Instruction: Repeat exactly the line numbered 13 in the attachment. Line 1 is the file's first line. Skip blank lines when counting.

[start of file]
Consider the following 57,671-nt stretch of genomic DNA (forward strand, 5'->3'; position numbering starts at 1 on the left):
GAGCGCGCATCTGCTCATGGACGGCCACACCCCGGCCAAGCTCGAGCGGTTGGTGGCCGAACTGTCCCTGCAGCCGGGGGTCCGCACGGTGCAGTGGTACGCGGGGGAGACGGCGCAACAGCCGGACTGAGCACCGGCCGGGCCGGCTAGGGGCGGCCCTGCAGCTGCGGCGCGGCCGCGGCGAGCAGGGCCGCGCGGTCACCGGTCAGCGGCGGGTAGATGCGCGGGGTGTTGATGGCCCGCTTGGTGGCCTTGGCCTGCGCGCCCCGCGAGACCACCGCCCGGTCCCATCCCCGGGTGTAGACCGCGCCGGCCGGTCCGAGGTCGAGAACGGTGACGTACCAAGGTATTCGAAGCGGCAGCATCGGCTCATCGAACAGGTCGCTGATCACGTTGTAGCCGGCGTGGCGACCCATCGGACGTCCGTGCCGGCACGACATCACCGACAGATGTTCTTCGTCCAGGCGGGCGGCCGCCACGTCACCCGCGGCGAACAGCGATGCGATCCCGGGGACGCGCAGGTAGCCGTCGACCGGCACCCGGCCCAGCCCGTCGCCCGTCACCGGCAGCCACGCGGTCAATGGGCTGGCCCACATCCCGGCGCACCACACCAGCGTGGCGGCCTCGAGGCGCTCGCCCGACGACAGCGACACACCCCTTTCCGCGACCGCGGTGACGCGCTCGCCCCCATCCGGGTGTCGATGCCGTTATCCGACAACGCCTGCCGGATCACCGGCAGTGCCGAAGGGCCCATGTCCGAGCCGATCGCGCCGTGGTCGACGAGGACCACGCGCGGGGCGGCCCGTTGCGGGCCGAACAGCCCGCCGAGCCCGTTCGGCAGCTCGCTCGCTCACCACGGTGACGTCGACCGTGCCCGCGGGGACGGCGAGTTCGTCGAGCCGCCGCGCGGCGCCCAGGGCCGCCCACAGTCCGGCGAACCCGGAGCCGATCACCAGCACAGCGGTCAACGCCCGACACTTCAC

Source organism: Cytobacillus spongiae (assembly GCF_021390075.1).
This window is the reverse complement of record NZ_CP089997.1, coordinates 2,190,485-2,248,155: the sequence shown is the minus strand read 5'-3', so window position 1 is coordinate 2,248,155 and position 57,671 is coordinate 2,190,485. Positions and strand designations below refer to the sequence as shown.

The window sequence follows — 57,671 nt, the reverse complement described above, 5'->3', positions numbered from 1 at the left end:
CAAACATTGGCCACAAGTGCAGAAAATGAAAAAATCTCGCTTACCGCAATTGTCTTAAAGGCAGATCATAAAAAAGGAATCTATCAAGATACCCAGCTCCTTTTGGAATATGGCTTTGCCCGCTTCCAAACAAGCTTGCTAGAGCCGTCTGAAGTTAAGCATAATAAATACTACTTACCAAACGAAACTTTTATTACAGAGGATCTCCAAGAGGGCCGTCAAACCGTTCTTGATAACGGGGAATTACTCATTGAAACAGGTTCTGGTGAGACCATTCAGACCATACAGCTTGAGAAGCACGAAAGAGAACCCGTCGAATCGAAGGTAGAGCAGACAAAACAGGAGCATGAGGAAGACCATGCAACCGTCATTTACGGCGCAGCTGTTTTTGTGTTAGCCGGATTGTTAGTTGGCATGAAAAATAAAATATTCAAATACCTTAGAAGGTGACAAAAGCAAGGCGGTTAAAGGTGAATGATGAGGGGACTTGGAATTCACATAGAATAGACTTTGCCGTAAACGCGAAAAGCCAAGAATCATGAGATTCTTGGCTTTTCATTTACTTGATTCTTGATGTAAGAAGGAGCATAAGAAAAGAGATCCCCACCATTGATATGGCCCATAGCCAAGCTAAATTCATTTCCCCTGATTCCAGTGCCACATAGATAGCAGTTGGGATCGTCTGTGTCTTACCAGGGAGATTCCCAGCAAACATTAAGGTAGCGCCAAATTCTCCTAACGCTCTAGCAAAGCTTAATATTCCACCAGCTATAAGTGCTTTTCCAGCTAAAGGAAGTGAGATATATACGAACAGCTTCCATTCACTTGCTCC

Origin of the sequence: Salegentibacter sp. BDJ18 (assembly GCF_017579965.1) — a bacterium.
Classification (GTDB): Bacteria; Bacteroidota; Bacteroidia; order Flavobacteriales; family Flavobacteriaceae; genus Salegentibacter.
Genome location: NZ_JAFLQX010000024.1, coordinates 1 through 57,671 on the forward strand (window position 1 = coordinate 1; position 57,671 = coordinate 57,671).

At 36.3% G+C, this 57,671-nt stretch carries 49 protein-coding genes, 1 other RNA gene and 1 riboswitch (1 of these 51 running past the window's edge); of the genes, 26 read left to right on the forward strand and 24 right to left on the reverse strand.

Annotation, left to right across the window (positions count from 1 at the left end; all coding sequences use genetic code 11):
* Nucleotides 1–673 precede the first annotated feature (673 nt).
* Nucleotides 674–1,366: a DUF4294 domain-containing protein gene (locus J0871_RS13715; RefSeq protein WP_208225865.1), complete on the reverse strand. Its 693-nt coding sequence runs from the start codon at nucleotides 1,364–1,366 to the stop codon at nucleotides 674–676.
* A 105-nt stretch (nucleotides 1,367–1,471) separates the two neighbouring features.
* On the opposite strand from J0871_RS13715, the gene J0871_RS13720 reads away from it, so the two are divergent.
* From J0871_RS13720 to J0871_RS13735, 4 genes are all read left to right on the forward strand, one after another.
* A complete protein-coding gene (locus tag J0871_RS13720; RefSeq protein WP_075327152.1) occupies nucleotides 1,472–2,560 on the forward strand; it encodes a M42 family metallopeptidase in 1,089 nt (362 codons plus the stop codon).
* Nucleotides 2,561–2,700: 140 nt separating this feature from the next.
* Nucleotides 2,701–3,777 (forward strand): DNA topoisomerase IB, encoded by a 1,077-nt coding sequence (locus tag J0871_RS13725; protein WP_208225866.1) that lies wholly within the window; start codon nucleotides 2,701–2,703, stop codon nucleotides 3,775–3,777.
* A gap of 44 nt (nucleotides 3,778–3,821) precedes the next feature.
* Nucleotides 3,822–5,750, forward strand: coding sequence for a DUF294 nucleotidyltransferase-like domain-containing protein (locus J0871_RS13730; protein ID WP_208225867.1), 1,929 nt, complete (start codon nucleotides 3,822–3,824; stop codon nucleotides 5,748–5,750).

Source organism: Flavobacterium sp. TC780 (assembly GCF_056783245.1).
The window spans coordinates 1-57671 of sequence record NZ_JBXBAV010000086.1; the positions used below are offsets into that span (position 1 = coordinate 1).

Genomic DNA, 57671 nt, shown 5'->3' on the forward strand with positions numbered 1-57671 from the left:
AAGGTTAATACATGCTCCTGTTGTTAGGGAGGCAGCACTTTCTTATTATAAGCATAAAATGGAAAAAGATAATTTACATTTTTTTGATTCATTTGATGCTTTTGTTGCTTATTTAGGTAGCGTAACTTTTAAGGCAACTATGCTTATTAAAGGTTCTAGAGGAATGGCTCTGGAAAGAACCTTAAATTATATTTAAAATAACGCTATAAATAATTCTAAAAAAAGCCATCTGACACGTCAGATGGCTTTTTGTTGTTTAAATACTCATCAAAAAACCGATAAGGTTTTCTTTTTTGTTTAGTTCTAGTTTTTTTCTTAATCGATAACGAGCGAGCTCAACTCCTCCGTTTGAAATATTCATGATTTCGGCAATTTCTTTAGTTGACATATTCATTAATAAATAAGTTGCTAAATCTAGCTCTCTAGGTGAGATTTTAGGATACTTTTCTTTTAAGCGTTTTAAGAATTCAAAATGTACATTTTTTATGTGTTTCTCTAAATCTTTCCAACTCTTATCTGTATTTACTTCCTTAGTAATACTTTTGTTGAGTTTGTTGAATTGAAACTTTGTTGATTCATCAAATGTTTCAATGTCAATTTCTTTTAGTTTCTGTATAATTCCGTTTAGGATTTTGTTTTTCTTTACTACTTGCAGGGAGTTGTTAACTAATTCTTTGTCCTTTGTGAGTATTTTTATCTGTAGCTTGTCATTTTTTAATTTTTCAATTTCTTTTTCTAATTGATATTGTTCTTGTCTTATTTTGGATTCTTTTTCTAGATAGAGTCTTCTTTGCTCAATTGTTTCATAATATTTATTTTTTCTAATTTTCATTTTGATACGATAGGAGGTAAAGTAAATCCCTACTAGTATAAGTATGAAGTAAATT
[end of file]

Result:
* Nucleotides 674–1,366: a DUF4294 domain-containing protein gene (locus J0871_RS13715; RefSeq protein WP_208225865.1), complete on the reverse strand. Its 693-nt coding sequence runs from the start codon at nucleotides 1,364–1,366 to the stop codon at nucleotides 674–676.